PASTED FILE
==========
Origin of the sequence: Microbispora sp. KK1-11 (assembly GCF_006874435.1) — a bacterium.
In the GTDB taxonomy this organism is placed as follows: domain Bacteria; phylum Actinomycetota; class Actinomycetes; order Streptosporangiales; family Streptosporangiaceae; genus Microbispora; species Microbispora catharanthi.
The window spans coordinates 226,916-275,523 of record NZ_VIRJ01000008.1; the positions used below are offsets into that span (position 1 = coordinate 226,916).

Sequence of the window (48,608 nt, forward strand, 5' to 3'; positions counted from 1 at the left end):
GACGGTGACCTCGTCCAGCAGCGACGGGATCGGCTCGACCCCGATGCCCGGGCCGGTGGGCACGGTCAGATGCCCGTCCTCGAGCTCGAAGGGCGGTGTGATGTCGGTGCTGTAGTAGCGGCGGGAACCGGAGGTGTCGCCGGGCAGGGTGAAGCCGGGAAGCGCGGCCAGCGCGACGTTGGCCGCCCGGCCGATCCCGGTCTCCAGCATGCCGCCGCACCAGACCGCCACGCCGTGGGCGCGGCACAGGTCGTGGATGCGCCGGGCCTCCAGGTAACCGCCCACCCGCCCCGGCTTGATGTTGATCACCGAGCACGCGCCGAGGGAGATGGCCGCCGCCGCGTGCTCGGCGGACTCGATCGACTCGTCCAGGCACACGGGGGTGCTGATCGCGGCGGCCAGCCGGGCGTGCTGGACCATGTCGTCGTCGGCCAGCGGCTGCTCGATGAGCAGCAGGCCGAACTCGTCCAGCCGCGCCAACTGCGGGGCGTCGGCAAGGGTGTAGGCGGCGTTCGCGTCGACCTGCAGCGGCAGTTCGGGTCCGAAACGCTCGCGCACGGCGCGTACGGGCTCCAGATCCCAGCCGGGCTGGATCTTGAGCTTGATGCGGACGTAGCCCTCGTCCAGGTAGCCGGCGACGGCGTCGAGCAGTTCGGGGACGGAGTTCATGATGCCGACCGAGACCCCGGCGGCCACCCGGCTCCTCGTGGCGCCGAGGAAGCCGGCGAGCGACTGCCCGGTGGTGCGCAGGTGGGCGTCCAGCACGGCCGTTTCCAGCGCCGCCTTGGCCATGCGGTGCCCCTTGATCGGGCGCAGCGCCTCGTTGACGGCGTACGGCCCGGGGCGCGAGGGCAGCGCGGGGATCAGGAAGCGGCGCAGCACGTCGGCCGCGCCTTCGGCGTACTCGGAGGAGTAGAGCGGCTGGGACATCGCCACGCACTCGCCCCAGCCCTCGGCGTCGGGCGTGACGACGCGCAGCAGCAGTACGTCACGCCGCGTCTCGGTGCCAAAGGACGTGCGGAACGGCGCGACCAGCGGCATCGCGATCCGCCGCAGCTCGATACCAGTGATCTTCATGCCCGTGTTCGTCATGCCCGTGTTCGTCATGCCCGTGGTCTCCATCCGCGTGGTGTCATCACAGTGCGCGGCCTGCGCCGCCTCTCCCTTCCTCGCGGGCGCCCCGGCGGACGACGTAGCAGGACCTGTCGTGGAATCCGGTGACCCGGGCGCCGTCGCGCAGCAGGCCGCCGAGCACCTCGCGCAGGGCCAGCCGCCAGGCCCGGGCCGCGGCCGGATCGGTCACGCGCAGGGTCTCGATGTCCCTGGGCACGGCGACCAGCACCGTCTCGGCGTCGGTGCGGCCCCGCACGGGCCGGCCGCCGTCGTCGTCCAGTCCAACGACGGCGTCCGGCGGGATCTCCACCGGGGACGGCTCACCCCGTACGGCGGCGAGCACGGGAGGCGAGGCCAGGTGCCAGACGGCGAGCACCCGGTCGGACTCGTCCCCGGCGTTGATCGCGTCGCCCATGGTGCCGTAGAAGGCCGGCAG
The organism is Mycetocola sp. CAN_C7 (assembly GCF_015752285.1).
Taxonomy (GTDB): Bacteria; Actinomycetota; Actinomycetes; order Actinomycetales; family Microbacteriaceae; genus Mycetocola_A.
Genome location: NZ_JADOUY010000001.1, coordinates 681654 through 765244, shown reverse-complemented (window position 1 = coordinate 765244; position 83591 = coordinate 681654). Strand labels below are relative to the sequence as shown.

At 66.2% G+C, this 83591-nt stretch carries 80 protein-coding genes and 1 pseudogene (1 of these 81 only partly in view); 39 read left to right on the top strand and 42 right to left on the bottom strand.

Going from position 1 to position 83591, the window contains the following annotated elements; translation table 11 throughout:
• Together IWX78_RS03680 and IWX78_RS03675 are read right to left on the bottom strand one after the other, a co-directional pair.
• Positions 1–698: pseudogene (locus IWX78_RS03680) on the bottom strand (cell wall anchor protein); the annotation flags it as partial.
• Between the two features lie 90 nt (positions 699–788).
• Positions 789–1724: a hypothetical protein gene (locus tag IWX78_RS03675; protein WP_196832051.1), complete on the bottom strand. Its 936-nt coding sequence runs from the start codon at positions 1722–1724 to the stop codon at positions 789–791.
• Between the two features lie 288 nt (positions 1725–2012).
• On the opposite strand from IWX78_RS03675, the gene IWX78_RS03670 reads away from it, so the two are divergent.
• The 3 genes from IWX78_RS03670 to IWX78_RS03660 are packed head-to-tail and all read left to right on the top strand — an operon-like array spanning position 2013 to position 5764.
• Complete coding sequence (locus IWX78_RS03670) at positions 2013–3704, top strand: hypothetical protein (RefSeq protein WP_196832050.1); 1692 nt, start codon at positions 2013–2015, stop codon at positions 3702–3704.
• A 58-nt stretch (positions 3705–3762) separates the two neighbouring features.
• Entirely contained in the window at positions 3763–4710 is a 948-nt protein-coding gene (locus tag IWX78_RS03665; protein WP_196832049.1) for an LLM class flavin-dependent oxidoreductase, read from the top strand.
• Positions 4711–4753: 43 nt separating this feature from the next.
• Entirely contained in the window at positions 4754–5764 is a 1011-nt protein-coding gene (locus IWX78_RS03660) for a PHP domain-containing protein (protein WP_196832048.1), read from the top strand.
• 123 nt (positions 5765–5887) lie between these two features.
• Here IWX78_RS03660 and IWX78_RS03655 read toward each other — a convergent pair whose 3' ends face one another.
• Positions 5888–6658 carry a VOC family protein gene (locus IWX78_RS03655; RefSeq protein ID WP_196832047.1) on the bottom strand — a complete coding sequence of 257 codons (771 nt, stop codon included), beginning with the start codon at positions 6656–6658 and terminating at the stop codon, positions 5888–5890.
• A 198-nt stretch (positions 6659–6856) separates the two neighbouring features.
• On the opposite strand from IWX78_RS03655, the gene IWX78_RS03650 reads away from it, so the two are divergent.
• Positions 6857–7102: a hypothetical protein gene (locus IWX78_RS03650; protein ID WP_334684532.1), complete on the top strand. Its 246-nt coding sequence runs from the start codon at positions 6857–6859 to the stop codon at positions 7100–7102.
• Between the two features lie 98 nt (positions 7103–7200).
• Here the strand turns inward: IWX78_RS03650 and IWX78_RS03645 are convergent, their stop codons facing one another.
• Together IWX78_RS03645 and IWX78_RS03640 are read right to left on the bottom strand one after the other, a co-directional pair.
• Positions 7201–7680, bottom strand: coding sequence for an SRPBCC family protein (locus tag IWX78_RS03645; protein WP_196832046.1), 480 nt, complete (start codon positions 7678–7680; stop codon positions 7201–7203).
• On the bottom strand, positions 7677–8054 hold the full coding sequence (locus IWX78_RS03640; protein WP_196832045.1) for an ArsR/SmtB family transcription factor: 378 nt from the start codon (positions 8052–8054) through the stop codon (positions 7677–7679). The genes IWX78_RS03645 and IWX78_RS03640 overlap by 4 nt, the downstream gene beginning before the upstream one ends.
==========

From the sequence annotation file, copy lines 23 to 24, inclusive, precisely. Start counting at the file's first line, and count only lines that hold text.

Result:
• 123 nt (positions 5765–5887) lie between these two features.
• Here IWX78_RS03660 and IWX78_RS03655 read toward each other — a convergent pair whose 3' ends face one another.